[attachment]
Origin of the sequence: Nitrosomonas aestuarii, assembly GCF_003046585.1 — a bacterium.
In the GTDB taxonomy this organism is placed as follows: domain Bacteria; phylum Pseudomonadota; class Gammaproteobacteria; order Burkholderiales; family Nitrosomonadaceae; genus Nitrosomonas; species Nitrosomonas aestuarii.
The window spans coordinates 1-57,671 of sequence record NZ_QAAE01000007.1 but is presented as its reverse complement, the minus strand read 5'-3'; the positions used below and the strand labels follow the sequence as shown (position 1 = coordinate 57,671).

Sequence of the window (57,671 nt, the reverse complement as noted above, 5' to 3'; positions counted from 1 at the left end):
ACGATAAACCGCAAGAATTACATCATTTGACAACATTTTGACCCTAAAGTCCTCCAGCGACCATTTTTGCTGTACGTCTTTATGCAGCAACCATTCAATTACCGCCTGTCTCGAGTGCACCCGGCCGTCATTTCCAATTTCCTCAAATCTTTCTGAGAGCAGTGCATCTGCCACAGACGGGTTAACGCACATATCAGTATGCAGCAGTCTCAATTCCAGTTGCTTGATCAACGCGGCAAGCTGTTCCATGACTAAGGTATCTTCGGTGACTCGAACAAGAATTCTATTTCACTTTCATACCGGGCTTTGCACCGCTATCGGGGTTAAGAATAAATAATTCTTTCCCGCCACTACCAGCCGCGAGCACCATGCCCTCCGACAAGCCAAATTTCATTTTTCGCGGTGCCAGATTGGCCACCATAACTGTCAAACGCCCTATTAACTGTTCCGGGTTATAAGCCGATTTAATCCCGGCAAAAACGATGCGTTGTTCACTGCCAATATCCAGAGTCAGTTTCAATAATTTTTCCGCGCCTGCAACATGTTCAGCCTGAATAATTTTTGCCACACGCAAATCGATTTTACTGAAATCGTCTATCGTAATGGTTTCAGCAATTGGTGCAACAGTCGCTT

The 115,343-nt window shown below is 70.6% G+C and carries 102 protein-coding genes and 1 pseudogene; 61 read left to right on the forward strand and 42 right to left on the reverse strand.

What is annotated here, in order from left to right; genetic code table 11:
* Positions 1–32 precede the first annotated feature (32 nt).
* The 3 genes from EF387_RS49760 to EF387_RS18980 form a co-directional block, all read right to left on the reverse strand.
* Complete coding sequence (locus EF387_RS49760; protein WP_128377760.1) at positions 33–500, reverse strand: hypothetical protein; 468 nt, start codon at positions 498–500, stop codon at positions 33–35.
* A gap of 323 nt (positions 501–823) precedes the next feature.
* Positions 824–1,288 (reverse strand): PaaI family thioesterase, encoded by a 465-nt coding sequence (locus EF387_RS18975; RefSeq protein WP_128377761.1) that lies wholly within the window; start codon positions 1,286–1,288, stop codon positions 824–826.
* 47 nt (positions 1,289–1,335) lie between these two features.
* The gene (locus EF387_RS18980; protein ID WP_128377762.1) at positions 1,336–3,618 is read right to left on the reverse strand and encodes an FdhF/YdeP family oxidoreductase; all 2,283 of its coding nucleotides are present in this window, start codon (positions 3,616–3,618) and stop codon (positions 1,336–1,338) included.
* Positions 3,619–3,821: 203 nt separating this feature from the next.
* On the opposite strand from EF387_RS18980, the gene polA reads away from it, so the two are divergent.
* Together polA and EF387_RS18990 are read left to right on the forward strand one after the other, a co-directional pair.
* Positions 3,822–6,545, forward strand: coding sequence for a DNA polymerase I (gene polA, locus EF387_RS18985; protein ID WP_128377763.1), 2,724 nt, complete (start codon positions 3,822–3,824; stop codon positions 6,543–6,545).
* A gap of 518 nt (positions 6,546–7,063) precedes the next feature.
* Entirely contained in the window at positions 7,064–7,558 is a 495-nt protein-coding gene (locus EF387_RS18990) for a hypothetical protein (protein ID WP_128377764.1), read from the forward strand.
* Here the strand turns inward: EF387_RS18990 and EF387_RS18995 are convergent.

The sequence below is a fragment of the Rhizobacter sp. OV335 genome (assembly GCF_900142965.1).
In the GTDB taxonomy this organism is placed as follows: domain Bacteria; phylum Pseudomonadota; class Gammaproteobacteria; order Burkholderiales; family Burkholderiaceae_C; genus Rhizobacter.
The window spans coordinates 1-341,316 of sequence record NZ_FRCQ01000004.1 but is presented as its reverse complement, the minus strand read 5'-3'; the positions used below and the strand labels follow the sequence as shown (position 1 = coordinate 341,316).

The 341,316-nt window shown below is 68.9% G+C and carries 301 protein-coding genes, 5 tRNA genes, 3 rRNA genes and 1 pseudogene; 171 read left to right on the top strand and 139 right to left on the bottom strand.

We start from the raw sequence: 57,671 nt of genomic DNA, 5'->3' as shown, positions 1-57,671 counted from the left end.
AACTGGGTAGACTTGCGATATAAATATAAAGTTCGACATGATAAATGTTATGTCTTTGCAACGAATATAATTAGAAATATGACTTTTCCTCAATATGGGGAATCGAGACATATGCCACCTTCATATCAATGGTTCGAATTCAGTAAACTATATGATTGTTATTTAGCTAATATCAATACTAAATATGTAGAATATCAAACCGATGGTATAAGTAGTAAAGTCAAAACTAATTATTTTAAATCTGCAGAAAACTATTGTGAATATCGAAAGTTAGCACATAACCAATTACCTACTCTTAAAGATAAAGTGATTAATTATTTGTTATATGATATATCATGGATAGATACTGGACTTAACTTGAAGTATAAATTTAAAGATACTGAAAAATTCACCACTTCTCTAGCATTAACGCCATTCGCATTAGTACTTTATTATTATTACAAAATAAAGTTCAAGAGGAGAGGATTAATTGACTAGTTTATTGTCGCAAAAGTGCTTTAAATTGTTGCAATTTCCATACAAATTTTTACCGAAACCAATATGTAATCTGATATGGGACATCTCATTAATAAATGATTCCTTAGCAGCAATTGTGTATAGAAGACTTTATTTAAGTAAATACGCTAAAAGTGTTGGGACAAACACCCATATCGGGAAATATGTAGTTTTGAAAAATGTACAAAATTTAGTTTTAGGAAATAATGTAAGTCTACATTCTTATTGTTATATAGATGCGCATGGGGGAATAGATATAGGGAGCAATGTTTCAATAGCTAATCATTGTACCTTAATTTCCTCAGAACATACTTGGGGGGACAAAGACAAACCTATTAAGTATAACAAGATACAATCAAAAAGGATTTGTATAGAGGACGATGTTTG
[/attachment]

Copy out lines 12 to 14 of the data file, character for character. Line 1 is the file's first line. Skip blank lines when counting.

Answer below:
* Positions 824–1,288 (reverse strand): PaaI family thioesterase, encoded by a 465-nt coding sequence (locus EF387_RS18975; RefSeq protein WP_128377761.1) that lies wholly within the window; start codon positions 1,286–1,288, stop codon positions 824–826.
* 47 nt (positions 1,289–1,335) lie between these two features.
* The gene (locus EF387_RS18980; protein ID WP_128377762.1) at positions 1,336–3,618 is read right to left on the reverse strand and encodes an FdhF/YdeP family oxidoreductase; all 2,283 of its coding nucleotides are present in this window, start codon (positions 3,616–3,618) and stop codon (positions 1,336–1,338) included.